U.S. Pat. No. 3,692,662 discloses a staged coal liquefaction process in which a slurry of coal in a solvent, such as a hydrogen donor solvent, is maintained at a temperature below 700 F. to effect formation of a dispersion and, thereafter, the dispersed slurry is heated to a temperature above 700 F.

It is also known to produce liquid hydrocarbons by a fluid coking process in which coal particles are slurried in a hydrogen donor solvent (see U.S. Pat. No. 3,841,991). Fluid coking of a coal in a water slurry is also known (see U.S. Pat. No. 3,272,720).

U.S. Pat. No. 3,970,541 discloses a process for gas extraction of coal. The coal and solvent are heated to 370 C. at a rate of 20 C. per minute and thereafter to 400-500 C. at a rate of less than 10 C. per minute. The solvent is preferably in the gas phase over the greater part of the range in which the slower rate of heating is performed.

U.S. Pat. No. 3,791,957 discloses a coal pretreatment at a pressure in excess of 1000 psig in the presence of added hydrogen at a temperature from 600 to 750 F. followed by catalytic ebullating bed coal hydrogenation.

It has now been found that pretreatment of the solid coal particles with a solvent to effect a specified amount of swelling of the particles gives improved coal liquefaction results such as an increased yield of coal liquids.

SUMMARY OF THE INVENTION

In accordance with the invention, there is provided, in a coal liquefaction process wherein particulate coal is converted to a hydrocarbonaceous oil in the absence of a liquid phase solvent in a coal liquefaction zone at coal liquefaction conditions, the improvement which comprises:

(a) contacting said particulate coal with a fluid hydrogen donor solvent at a temperature ranging from about 150 to about 350 C. and at a pressure ranging from about 10 to about 150 psig, for a time sufficient for said coal to sorb at least a portion of said solvent and thereby swell and increase in weight by at least 3 weight percent, and (b) subsequently subjecting the resulting swollen coal to said coal liquefaction conditions.

The term "coal" is used herein to designate a normally solid carbonaceous material including all ranks of coal, such as anthracite coal, bituminous coal, semi-bituminous coal, subbituminous coal, lignite, peat and mixtures thereof.

BRIEF DESCRIPTION OF THE DRAWING

The FIGURE is a schematic flow plan of one embodiment of the invention.

DETAILED DESCRIPTION OF THE INVENTION PRETREATMENT STAGE

Particulate coal is contacted with a fluid hydrogen donor solvent, that is, with either a liquid phase or a vapor phase hydrogen donor solvent, preferably with a vapor phase hydrogen donor solvent at a temperature below coal liquefaction temperature, generally at a temperature ranging from about 150 C. to about 350 C., preferably at a temperature ranging from about 204 to 350 C., more preferably at a temperature ranging from about 204 to 310 C., most preferably at a temperature ranging from about 204 to 250 C., and at a pressure ranging from about 10 to about 150 psig for a time sufficient for the coal to sorb at least a portion of the solvent and to become swollen, that is, the weight of the coal will be increased at least about 3 weight percent. Generally, the coal particles will be treated for a time sufficient to increase the weight of the coal from about 3 to about 50 weight percent, preferably from about 5 to about 50 weight percent relative to the initial untreated coal. The initial particle size of the coal prior to treatment with the solvent will generally range from about 0.01 to about 0.25 inches in diameter, preferably from about 0.05 to 0.13 inches in diameter. Suitable contacting time will generally range from about 10 to about 100 minutes.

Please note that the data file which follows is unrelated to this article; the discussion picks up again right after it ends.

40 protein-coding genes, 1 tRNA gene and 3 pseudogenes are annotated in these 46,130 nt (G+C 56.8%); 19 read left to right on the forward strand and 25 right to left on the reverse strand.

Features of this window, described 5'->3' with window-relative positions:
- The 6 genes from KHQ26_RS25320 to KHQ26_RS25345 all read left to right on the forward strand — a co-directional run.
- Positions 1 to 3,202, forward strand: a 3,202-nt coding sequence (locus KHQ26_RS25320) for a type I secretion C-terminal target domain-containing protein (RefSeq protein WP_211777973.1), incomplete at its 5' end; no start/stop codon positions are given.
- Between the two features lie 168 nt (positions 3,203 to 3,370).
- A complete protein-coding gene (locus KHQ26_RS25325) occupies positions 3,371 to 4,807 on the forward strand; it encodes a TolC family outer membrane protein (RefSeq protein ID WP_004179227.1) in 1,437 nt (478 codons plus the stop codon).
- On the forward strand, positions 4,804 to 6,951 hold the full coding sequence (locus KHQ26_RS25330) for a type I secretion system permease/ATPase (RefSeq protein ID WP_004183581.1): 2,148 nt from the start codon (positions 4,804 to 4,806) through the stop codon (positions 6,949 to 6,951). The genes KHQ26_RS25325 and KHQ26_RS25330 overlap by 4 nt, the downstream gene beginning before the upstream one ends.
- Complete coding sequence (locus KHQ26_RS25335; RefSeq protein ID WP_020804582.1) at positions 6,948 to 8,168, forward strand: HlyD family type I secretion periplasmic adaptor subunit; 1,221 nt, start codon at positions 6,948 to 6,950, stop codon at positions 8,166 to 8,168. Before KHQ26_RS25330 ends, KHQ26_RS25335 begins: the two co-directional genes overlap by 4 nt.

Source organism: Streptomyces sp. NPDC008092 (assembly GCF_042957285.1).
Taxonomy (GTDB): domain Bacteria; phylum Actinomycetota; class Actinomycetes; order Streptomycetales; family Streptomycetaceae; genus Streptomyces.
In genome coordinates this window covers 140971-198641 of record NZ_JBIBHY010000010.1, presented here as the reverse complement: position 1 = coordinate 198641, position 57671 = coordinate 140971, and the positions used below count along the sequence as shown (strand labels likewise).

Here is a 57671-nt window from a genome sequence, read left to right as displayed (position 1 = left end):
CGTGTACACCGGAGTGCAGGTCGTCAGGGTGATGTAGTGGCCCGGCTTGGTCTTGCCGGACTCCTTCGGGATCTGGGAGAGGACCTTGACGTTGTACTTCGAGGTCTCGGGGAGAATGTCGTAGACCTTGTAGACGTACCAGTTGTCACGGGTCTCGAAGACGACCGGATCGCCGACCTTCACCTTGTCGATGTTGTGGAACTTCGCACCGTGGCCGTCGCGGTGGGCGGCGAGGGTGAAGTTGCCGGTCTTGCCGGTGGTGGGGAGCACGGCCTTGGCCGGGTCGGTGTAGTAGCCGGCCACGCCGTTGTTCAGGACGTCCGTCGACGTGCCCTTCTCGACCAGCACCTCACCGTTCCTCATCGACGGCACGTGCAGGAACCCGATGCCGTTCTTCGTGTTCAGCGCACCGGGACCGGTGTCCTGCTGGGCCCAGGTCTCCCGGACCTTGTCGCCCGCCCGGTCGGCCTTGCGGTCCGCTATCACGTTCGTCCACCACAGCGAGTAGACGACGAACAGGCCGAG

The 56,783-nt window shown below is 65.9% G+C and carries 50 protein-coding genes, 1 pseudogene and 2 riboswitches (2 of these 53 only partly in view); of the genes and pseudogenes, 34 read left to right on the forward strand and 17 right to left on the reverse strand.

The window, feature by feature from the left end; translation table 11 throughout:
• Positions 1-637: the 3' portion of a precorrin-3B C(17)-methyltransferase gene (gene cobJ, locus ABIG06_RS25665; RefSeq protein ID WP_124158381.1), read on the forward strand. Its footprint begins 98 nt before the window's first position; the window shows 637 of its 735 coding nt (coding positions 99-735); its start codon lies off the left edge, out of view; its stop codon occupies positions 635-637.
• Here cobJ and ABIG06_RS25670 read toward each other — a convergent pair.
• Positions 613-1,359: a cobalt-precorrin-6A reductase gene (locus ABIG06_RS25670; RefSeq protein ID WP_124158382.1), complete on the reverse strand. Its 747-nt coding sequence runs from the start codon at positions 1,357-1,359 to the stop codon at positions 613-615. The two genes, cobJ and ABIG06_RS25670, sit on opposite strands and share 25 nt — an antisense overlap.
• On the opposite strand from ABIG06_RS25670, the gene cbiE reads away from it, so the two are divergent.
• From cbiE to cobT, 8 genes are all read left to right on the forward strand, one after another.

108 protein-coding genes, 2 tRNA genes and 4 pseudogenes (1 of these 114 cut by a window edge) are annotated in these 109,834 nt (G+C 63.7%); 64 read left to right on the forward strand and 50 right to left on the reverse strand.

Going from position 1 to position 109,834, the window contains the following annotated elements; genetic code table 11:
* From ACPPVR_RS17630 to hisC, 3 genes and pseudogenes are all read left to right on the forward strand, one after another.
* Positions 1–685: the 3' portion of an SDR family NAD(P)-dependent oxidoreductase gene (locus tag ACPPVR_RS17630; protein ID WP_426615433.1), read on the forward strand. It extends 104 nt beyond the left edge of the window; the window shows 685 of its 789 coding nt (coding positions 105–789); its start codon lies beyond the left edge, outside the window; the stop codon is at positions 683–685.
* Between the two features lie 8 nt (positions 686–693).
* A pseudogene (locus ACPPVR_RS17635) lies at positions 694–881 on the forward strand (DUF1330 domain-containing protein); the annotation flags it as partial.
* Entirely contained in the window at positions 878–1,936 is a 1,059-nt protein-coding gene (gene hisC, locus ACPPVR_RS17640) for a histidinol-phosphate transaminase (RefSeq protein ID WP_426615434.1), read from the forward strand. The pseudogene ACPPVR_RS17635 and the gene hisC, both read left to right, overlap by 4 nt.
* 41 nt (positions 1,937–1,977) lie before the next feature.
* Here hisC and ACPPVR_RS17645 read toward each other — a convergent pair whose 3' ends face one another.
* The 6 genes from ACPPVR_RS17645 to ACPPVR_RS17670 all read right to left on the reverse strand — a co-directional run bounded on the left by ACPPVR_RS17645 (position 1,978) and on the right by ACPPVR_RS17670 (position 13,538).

The fluid hydrogen donor solvents useful in the practice of the present invention, defined in terms of hydrogen donor potential are hydrogen donor solvents which contain at least 0.8 weight percent, preferably 1.2 to 3 weight percent donatable hydrogen based on the weight of the solvent, preferably a vapor phase hydrogen donor solvent. The hydrogen donor solvent may be any of the known hydrogen donor solvents. The hydrogen donor solvent will typically be an intermediate stream boiling at atmospheric pressure between 350 F. and about 800 F., preferably between 400 F. and about 700 F. derived from a coal liquefaction reaction. This stream contains hydrogenated aromatics, naphthenic hydrocarbons, phenolic materials, partially hydrogenated quinolines and similar compounds that will normally contain at least 30 weight percent, preferably at least 50 weight percent of compounds which are known to be hydrogen donor under the temperature and pressure conditions employed in the coal liquefaction zone. Other hydrogen-rich solvents derived from petroleum or from other sources such as synthetic fuels may be used instead or in addition to such coal derived liquids, particularly on initial start up of the process. Suitable hydrogen donor compounds added to or originally present in the hydrogen donor solvent include indane, C10 to C12 tetralins, decalins, hydrogenated methylnaphthalene, hydrogenated dimethylnaphthalene, hydrogenated C12 and C13 acenaphthenes, tetrahydroquinolines, partially hydrogenated heterocyclic compounds and similar donor compounds.

Suitable solvent to coal weight ratio for use in the pretreatment stage include a weight ratio ranging from about 0.05 part solvent: one part coal to one part solvent: one part coal.

After the coal particles and solvent have been in contact for a time sufficient to swell the coal particles to a desired extent, the swollen coal particles are subjected to coal liquefaction conditions. If desired, in some embodiments of the invention, the entire effluent of the coal pretreatment stage can be passed to a coal liquefaction zone, if the solvent used was a vapor phase solvent. When the solvent used is a liquid phase solvent, the swollen coal particles would have to be separated by conventional techniques, such as filtration, from the liquid phase solvent prior to subjecting the swollen coal to coal liquefaction conditions.